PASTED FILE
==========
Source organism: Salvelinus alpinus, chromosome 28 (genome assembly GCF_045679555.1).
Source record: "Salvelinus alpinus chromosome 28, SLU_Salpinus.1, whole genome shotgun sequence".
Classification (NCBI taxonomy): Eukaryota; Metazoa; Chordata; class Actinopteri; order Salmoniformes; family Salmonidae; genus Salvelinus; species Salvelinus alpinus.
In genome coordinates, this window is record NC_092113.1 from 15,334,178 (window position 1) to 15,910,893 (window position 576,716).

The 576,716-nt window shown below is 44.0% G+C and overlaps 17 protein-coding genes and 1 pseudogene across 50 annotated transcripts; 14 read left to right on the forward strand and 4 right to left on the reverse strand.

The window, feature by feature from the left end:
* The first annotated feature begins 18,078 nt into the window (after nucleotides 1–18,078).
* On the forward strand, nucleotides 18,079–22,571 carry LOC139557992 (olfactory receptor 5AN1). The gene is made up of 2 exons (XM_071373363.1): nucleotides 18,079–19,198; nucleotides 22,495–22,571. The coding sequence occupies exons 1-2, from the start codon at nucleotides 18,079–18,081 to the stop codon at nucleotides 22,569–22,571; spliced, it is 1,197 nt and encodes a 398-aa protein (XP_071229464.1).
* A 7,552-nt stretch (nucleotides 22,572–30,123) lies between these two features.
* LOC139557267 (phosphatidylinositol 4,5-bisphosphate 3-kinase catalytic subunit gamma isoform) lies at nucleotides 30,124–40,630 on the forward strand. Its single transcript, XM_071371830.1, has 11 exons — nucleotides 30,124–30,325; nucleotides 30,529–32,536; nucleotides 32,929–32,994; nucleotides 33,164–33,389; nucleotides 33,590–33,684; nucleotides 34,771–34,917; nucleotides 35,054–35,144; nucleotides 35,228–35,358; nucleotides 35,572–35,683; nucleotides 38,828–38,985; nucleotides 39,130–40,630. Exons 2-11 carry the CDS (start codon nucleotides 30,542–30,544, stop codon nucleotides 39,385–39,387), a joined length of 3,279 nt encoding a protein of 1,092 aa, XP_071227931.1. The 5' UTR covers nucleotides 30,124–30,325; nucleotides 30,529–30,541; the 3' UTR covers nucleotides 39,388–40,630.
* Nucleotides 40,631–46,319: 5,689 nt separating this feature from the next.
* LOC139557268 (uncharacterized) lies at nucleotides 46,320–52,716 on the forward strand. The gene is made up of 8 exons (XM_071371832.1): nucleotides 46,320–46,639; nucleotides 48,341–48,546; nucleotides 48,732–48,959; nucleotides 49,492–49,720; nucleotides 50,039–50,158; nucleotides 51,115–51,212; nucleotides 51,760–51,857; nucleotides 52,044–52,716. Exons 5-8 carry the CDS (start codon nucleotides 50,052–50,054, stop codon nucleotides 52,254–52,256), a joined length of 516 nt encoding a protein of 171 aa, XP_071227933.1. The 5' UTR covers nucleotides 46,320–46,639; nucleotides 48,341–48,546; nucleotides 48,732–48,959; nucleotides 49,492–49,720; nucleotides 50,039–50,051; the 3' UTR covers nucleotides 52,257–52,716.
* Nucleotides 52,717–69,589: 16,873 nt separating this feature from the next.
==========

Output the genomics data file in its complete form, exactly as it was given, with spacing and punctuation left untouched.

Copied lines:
Source organism: Salvelinus alpinus, chromosome 28 (genome assembly GCF_045679555.1).
Source record: "Salvelinus alpinus chromosome 28, SLU_Salpinus.1, whole genome shotgun sequence".
Classification (NCBI taxonomy): Eukaryota; Metazoa; Chordata; class Actinopteri; order Salmoniformes; family Salmonidae; genus Salvelinus; species Salvelinus alpinus.
In genome coordinates, this window is record NC_092113.1 from 15,334,178 (window position 1) to 15,910,893 (window position 576,716).

The 576,716-nt window shown below is 44.0% G+C and overlaps 17 protein-coding genes and 1 pseudogene across 50 annotated transcripts; 14 read left to right on the forward strand and 4 right to left on the reverse strand.

The window, feature by feature from the left end:
* The first annotated feature begins 18,078 nt into the window (after nucleotides 1–18,078).
* On the forward strand, nucleotides 18,079–22,571 carry LOC139557992 (olfactory receptor 5AN1). The gene is made up of 2 exons (XM_071373363.1): nucleotides 18,079–19,198; nucleotides 22,495–22,571. The coding sequence occupies exons 1-2, from the start codon at nucleotides 18,079–18,081 to the stop codon at nucleotides 22,569–22,571; spliced, it is 1,197 nt and encodes a 398-aa protein (XP_071229464.1).
* A 7,552-nt stretch (nucleotides 22,572–30,123) lies between these two features.
* LOC139557267 (phosphatidylinositol 4,5-bisphosphate 3-kinase catalytic subunit gamma isoform) lies at nucleotides 30,124–40,630 on the forward strand. Its single transcript, XM_071371830.1, has 11 exons — nucleotides 30,124–30,325; nucleotides 30,529–32,536; nucleotides 32,929–32,994; nucleotides 33,164–33,389; nucleotides 33,590–33,684; nucleotides 34,771–34,917; nucleotides 35,054–35,144; nucleotides 35,228–35,358; nucleotides 35,572–35,683; nucleotides 38,828–38,985; nucleotides 39,130–40,630. Exons 2-11 carry the CDS (start codon nucleotides 30,542–30,544, stop codon nucleotides 39,385–39,387), a joined length of 3,279 nt encoding a protein of 1,092 aa, XP_071227931.1. The 5' UTR covers nucleotides 30,124–30,325; nucleotides 30,529–30,541; the 3' UTR covers nucleotides 39,388–40,630.
* Nucleotides 40,631–46,319: 5,689 nt separating this feature from the next.
* LOC139557268 (uncharacterized) lies at nucleotides 46,320–52,716 on the forward strand. The gene is made up of 8 exons (XM_071371832.1): nucleotides 46,320–46,639; nucleotides 48,341–48,546; nucleotides 48,732–48,959; nucleotides 49,492–49,720; nucleotides 50,039–50,158; nucleotides 51,115–51,212; nucleotides 51,760–51,857; nucleotides 52,044–52,716. Exons 5-8 carry the CDS (start codon nucleotides 50,052–50,054, stop codon nucleotides 52,254–52,256), a joined length of 516 nt encoding a protein of 171 aa, XP_071227933.1. The 5' UTR covers nucleotides 46,320–46,639; nucleotides 48,341–48,546; nucleotides 48,732–48,959; nucleotides 49,492–49,720; nucleotides 50,039–50,051; the 3' UTR covers nucleotides 52,257–52,716.
* Nucleotides 52,717–69,589: 16,873 nt separating this feature from the next.